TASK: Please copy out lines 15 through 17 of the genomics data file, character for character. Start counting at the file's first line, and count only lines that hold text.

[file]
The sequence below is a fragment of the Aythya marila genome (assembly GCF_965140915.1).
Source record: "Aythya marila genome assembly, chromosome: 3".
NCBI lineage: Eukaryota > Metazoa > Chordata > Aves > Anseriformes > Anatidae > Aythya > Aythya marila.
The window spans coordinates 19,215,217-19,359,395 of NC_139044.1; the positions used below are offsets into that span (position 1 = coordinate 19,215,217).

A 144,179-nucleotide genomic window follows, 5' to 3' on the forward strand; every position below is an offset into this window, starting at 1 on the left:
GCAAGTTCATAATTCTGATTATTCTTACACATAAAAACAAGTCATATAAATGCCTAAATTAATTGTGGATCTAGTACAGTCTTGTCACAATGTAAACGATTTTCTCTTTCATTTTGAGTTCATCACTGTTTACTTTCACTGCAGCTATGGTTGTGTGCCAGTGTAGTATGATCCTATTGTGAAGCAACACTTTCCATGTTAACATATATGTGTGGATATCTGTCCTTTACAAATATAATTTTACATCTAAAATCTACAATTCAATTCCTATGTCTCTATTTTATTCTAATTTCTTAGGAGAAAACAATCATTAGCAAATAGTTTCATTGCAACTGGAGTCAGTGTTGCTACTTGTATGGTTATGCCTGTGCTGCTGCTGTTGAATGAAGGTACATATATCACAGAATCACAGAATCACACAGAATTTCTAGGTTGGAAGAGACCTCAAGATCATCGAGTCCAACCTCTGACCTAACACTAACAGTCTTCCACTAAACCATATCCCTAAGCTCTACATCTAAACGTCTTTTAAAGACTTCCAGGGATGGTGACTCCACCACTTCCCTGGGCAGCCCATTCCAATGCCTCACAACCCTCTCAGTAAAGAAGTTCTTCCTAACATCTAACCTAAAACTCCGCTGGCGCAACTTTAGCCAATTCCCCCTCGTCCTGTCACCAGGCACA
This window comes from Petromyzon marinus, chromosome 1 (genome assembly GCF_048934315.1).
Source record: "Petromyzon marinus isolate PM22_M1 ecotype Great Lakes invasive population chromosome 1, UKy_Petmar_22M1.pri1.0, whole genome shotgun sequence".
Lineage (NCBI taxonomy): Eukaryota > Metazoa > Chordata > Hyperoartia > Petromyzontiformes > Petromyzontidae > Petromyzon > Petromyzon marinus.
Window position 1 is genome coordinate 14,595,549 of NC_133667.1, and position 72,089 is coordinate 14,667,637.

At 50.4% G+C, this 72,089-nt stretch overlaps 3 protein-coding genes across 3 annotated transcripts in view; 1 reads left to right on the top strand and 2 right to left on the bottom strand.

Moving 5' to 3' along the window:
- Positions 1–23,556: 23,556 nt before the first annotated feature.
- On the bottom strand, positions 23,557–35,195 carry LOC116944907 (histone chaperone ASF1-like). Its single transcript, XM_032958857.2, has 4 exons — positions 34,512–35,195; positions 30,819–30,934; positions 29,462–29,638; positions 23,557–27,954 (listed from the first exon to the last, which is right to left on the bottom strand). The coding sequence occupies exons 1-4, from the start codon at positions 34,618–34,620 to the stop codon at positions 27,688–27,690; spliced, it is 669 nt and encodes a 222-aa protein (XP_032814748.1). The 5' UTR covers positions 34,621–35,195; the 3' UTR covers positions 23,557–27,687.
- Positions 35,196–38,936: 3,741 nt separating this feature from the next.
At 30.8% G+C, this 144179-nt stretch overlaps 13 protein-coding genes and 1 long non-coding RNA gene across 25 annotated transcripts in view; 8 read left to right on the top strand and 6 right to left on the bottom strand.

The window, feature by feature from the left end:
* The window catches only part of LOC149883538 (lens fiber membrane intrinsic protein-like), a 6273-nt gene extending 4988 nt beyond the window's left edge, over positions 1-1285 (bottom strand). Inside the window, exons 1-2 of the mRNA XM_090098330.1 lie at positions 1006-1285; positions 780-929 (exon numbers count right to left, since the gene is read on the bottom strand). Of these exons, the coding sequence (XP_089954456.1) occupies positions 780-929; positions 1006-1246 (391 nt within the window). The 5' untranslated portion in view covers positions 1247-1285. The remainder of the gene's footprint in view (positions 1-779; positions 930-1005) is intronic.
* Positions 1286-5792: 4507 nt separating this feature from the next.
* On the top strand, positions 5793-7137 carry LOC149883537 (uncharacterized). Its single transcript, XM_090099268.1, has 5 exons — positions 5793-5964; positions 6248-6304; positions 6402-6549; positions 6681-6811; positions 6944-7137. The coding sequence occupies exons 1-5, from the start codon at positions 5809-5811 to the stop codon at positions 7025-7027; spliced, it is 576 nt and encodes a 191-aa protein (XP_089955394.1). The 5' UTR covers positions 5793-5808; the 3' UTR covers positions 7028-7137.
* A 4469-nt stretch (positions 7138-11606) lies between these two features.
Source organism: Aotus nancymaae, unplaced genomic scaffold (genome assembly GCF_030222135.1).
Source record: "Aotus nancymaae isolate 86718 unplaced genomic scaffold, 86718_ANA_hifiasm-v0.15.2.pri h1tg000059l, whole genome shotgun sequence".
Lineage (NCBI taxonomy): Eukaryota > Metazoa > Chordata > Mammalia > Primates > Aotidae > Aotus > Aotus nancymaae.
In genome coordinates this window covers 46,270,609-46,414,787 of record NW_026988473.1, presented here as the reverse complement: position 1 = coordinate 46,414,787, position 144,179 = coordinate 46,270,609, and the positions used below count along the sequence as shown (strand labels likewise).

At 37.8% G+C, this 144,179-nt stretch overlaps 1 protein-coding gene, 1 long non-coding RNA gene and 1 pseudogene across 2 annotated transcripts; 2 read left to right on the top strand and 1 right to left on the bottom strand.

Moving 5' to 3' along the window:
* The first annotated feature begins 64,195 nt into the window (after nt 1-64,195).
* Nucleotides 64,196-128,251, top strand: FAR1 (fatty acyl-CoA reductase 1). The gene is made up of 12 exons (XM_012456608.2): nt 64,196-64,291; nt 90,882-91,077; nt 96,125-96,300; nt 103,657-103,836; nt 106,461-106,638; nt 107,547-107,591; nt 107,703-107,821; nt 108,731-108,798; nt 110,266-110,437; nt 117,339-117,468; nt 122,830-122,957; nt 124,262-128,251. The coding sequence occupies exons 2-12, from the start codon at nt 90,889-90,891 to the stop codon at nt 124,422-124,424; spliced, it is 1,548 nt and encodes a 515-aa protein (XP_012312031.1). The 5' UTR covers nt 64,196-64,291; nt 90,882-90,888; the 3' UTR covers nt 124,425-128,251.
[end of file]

- Positions 35,196–38,936: 3,741 nt separating this feature from the next.
At 30.8% G+C, this 144179-nt stretch overlaps 13 protein-coding genes and 1 long non-coding RNA gene across 25 annotated transcripts in view; 8 read left to right on the top strand and 6 right to left on the bottom strand.

The window, feature by feature from the left end: